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Recap / Asterix in Belgium

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For the twenty-fourth Asterix book, Goscinny and Uderzo's satirical eyes turn to France's northern neighbour. It is the last book René Goscinny was involved in, as he died during its making. Word of God says that this is why the skies are constantly overcast once the Gauls reach Belgium (in particular, the rain that begins falling on p.29 marks the point at which Goscinny died).

When the Gauls hear that Caesar stated the Belgians were the bravest enemies he's ever faced — which was an actual quote by Caesar, by the way — Vitalstatistix, Asterix and Obelix go to Belgium to defend the Gauls' honour. There, they meet the clans of Belgians, led by the chiefs Beefix and Brawnix. They propose a competition, razing Roman camps and telling the Romans who beat them to make the Romans decide for themselves which side is fiercer.

When wind of this reaches Julius Caesar, he amasses an army to restore order. When he learns that the whole revolution is a mere competition, he angrily declares war on the Belgians, who decide this is now a local issue and tell the Gauls to stand aside. In the end, the Gauls save the day by helping out anyway and Caesar is sent limping home.

On the way from the battlefield, he again meets the three chiefs, who ask him for his decision there and then. Caesar replies that he does not care - they are all equally crazy! - and leaves. The Gauls and Belgians interpret this to mean that it's a draw. Then there is a banquet, of course.


  • Artistic License – Geography: The Belgian landscape is depicted as being flat, which is Truth in Television, though the way it is portrayed here is a huge exaggeration. Everything is shown as one large grass field without any other vegetation in it! One gag has Asterix, Obelix and Vitalstatistix running towards one tiny forest in the middle of this monotonous landscape. In reality Belgium does have trees, hills and even a few small mountains in the Ardennes. Many Belgian readers have pointed out that the way Belgium's flatness is portrayed here looks more like some parts of the Netherlands. Though the way Belgium's landscape is portrayed in this album can be interpreted as a caricature following the Rule of Funny one scene is clearly an honest mistake. We see the pirates sail past the Belgian shore which is again shown as grassy ground. In reality the Belgian shore is one long sandy beach.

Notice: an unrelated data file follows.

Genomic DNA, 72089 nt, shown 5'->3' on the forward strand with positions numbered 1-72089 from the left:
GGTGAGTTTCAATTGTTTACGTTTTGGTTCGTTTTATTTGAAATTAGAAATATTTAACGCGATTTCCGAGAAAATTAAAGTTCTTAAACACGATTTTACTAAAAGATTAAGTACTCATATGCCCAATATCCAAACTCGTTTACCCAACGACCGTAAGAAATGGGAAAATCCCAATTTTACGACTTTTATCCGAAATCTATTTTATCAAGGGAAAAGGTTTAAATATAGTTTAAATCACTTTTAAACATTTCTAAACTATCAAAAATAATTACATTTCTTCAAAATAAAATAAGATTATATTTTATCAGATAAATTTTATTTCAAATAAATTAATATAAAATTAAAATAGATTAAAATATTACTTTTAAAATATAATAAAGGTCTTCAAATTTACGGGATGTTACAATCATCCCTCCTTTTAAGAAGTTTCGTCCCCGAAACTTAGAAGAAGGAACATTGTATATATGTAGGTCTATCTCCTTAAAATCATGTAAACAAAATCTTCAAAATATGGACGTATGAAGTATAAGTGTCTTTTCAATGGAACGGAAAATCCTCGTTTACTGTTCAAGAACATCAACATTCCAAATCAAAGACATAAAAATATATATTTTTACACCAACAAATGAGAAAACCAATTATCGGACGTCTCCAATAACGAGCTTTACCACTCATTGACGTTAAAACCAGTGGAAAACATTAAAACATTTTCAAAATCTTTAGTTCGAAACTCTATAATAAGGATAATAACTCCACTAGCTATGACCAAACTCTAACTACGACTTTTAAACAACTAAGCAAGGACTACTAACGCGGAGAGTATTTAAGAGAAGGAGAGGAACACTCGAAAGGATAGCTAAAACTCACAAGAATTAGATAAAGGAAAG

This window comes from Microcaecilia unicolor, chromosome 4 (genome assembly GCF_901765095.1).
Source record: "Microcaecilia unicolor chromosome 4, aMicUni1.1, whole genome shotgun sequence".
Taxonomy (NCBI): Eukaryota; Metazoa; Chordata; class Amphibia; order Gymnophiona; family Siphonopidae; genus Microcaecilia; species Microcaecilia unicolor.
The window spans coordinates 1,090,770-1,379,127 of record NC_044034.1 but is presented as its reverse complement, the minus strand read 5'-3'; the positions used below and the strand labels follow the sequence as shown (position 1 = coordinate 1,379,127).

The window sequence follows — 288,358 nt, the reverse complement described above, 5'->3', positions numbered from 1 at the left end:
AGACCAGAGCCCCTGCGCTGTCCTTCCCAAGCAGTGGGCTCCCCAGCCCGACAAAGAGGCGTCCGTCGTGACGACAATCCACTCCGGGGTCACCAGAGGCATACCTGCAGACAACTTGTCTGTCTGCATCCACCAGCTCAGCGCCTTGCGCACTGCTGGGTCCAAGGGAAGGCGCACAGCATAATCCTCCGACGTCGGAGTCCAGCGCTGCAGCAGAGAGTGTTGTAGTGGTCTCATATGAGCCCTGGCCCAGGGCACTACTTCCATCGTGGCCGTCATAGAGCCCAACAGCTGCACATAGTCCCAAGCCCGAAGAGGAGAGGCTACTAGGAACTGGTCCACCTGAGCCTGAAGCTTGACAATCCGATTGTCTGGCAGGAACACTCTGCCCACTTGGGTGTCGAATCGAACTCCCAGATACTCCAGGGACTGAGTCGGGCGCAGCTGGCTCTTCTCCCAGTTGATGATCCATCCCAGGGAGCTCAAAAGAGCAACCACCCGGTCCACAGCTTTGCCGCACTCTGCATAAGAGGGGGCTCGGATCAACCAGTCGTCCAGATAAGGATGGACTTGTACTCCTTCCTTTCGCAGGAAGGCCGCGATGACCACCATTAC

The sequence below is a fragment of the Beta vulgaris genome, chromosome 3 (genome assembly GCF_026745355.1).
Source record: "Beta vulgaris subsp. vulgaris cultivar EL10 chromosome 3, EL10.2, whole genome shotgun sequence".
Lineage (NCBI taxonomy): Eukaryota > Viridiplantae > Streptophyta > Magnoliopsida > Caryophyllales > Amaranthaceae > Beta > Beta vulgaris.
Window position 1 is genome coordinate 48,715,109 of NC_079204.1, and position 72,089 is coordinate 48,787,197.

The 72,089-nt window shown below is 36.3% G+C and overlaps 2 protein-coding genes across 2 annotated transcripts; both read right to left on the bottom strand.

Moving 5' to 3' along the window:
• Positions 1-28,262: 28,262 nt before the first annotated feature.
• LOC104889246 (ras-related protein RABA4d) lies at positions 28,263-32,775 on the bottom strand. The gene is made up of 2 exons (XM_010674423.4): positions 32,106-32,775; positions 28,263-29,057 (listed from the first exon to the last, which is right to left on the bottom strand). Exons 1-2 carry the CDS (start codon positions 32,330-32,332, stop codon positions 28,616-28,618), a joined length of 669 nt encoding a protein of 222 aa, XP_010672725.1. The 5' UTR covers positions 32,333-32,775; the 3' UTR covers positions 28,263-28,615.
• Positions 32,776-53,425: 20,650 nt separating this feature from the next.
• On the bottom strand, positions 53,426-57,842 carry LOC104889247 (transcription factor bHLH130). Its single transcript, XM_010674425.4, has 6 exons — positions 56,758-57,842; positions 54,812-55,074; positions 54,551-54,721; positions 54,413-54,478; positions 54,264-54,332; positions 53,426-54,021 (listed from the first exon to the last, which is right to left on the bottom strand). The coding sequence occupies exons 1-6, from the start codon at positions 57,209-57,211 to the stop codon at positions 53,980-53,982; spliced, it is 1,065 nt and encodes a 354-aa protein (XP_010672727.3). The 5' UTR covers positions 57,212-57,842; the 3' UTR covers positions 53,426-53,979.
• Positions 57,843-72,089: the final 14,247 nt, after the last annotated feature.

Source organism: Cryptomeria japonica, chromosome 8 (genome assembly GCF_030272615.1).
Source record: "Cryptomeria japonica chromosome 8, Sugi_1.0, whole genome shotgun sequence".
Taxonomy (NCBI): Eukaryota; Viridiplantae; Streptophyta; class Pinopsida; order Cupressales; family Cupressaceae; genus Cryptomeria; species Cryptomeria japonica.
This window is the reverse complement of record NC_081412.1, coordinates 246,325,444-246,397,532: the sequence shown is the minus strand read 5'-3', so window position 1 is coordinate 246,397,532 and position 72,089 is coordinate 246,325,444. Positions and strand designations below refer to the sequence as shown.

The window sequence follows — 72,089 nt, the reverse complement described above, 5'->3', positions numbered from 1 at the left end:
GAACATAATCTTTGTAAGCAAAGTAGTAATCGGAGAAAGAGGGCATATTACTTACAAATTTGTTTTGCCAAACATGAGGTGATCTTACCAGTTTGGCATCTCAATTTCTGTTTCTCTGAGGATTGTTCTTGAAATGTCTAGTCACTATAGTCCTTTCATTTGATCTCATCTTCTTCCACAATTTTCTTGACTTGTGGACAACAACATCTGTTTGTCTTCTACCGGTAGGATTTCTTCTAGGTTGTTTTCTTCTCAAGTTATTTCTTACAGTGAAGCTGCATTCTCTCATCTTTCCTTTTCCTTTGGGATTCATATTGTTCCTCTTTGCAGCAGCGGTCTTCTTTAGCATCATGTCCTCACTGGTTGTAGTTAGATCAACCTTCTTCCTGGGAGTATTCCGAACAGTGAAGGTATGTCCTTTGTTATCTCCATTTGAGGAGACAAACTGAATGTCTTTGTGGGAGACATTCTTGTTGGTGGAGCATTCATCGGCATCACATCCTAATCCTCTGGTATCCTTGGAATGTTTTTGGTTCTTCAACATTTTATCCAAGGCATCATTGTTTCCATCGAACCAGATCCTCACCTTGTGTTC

• Artistic License – History:
    • It's historically true that Julius Caesar did indeed claim that the "Belgians were the bravest of all Gauls." It's stated in his Commentaries on the Gallic War. However he was referring to the Celtic tribes collectively called the Belgae (more specifically the Nervii, described as "the most warlike of the Belgae") and not the actual Belgians, because Belgium was only founded in 1830. Though the Belgae did live in modern day Belgium the Roman colony "Belgica" actually also comprised a huge southern part part of the modern day Netherlands (below the Rhine) and a large chunk of modern Northern France too. This makes Obelix' fondness of the Belgians and the remark that their village is very much like theirs a case of Fridge Brilliance, since at the time they were practically part of the same Roman colony!
    • Though the Belgians defeat Caesar in this story they were in reality genocidically rubbed out by Roman troops in 52 BC.
  • Art Shift:
    • The ancestors of Thomson and Thompson are drawn in ligne claire style and have rectangular speech bubbles similar to Hergé’s Tintin comics.